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Archive for July, 2008

Read Esther 7:6–10

The workings of God are not related to our clocks; they are related to our crises. That’s why God doesn’t care if this is the last day you can buy that car on sale. It doesn’t bother God that it is the first day of summer or high noon or a quarter after seven or ten minutes to one in the morning. His timing is unrelated to Planet Earth’s clock time. So while waiting, look beyond the present.

The best way to do that is to pray! Make your life a life of prayer. Tell Him, in anguish if necessary, the pain of waiting. Express your panic. Tell Him you’re trapped. (Ask Him to hurry up, if that helps. He can handle it!) You don’t know how you can stay afloat much longer. In those moments, ask Him to help you see beyond the frustration and fear of the present.

The surprises in store are not merely ironic or coincidental; they are sovereignly designed. While anticipating, trust Him for justice. You may not live to see that justice, but it will come. He is a just God; you know He is. So trust Him for it.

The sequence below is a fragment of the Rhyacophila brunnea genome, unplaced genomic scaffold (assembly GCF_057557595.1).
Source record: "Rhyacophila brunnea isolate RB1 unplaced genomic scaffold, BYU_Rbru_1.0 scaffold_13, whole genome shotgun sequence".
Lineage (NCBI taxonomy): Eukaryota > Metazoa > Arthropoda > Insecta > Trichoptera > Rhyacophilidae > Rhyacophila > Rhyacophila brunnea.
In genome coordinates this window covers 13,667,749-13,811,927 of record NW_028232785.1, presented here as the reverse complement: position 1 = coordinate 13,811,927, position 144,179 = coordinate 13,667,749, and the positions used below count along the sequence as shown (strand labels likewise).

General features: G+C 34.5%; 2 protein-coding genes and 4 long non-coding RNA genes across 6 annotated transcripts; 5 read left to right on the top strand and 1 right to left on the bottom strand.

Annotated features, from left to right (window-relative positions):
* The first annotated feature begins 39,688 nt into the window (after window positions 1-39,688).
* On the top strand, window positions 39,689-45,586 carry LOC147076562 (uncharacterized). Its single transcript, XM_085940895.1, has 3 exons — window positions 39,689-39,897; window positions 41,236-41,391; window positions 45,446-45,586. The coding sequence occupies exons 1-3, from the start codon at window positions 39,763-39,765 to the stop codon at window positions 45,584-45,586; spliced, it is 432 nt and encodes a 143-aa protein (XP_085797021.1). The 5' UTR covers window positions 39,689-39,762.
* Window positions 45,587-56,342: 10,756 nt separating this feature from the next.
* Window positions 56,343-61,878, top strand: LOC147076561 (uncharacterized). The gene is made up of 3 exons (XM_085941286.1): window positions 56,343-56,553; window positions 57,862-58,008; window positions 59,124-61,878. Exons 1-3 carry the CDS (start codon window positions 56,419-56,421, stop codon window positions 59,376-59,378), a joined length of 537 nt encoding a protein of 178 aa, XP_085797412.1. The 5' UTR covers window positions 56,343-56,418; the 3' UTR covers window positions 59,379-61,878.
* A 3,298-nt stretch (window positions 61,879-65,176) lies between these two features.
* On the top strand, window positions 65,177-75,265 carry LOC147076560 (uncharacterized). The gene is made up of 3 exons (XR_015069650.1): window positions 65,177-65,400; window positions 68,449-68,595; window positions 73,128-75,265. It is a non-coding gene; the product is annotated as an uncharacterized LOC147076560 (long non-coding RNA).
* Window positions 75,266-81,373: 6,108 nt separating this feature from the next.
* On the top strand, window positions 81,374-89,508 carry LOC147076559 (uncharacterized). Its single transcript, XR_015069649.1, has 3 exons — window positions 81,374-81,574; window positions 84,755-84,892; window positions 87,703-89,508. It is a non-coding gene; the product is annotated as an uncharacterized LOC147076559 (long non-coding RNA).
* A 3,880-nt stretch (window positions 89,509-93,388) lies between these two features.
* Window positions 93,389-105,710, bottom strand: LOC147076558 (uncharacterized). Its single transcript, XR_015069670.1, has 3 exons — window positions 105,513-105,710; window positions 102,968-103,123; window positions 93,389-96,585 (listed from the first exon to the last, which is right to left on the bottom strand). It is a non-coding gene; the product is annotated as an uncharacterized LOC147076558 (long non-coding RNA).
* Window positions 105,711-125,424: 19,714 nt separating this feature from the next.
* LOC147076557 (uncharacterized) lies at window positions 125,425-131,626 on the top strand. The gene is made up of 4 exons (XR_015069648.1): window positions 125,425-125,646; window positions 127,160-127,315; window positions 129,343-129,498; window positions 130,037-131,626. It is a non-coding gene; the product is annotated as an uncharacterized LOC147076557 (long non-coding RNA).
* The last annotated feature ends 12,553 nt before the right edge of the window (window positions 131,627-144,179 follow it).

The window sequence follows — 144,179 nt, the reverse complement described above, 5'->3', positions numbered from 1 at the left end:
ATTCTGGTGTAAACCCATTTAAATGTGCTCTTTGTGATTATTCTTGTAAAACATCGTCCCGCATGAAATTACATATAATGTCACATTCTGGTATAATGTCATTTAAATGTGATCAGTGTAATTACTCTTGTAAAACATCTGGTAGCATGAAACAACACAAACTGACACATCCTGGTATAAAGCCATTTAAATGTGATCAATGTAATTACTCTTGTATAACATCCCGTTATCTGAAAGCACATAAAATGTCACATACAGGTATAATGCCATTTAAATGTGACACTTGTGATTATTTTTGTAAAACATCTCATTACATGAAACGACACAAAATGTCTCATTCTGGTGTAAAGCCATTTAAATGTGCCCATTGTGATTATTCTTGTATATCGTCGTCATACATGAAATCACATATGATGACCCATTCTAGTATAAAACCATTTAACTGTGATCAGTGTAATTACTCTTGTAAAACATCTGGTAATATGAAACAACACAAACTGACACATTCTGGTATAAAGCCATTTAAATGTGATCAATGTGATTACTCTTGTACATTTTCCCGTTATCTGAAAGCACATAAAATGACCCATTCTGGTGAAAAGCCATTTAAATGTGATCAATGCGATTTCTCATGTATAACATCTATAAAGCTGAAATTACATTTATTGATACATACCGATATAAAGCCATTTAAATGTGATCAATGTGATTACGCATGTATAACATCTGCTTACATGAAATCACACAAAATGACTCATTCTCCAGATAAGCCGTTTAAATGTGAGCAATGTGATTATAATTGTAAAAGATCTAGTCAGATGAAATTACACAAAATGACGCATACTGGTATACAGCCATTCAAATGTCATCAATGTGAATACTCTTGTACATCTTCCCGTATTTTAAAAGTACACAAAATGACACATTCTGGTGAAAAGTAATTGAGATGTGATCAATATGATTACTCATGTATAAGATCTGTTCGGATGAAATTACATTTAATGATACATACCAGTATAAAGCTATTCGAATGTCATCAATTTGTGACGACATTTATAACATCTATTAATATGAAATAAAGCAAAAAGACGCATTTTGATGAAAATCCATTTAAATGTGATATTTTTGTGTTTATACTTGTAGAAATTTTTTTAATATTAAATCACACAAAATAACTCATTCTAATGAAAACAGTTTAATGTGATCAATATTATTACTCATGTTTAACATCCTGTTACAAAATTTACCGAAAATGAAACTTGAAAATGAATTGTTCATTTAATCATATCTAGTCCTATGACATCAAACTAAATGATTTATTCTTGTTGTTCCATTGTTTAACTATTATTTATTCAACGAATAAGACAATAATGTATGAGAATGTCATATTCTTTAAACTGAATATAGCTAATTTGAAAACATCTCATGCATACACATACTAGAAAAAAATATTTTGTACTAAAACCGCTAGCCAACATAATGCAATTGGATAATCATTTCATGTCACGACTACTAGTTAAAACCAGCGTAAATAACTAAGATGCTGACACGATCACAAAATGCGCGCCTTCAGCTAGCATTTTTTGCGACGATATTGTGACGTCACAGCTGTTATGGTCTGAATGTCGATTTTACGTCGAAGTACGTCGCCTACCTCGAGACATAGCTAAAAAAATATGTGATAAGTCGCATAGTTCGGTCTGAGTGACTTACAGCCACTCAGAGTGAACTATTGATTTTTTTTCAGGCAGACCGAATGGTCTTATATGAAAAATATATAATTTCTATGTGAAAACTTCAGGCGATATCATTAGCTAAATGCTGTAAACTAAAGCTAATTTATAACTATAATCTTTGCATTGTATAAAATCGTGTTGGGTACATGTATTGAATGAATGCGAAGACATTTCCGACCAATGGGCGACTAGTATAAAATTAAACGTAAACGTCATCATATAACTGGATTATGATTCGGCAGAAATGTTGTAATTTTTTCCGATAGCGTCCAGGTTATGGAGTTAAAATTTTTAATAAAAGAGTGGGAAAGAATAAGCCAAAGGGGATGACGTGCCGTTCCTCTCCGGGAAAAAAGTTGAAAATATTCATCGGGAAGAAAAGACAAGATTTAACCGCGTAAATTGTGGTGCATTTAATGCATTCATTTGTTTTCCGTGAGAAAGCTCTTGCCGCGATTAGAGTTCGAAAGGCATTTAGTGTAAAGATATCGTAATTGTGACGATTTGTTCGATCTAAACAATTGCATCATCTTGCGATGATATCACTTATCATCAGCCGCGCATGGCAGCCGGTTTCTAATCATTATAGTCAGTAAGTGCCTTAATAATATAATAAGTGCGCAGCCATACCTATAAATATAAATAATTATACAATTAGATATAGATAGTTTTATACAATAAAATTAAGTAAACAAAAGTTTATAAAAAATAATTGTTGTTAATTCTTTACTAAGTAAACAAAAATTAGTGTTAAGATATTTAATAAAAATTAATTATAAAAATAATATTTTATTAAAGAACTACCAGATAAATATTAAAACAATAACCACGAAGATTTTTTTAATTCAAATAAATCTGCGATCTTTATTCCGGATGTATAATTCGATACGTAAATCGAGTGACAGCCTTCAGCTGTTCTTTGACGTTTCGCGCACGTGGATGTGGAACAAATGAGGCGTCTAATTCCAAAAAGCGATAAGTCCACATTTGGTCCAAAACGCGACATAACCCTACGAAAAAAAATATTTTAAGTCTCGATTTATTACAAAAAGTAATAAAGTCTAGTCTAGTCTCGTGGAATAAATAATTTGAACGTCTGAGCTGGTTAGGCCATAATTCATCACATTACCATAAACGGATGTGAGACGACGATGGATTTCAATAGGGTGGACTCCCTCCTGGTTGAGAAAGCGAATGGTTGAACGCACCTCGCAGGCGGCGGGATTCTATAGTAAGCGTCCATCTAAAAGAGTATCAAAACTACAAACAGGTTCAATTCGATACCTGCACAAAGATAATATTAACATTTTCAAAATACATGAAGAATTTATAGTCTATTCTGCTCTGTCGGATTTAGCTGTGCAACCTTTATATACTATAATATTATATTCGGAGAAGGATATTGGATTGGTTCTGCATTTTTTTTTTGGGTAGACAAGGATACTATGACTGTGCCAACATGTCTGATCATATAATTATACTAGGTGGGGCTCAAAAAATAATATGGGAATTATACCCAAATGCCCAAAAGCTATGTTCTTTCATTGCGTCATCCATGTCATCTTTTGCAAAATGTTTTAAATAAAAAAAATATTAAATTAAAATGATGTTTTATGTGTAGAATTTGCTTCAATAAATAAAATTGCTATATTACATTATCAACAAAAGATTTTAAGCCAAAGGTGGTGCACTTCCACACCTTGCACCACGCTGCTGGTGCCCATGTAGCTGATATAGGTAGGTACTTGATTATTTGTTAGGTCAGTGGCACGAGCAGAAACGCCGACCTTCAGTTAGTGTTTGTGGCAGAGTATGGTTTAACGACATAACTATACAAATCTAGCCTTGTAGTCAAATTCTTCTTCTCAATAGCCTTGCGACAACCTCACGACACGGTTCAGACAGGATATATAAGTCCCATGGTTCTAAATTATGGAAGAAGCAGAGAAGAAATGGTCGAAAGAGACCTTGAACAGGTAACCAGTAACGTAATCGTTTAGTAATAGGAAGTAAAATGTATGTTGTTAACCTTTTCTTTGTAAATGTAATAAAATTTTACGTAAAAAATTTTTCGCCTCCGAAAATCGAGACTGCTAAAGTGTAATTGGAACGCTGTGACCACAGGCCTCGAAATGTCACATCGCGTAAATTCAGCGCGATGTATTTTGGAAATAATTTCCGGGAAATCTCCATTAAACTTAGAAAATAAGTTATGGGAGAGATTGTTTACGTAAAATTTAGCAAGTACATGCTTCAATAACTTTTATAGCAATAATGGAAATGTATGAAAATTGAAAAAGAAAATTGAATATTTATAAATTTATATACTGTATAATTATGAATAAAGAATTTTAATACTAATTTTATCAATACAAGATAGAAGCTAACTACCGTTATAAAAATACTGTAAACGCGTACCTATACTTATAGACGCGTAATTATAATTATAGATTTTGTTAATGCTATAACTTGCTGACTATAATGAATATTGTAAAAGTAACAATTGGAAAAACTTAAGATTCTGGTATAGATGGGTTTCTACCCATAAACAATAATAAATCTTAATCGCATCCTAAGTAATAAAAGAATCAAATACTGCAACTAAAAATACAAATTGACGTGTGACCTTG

I have found while in the fog that my great temptation is either to doubt or to deny—maybe they’re the same thing—to doubt or to deny that He is even at work. But, more often than not, when something looks like it’s the absolute end, it’s really just the beginning. I can see this later, when I look back.

Esther, our heroine, is a lovely model to follow. And her story is certainly one to remember. But the best focus of all? God Himself. How perfectly He works, how sovereignly He controls, and how remarkably He changes the face of things once He moves in. A queen who was passive is actively in charge. A king who was duped is now fully informed. An enemy who was only moments away from exterminating a nation is now an object of scorn. And those ghastly gallows, built for a Jew named Mordecai, will soon suffocate the body of a Gentile named Haman.

When will we ever learn? At the precise moment when it will have its greatest impact, God ceases His silence and sovereignly makes His move. And when He does, life is full of surprises.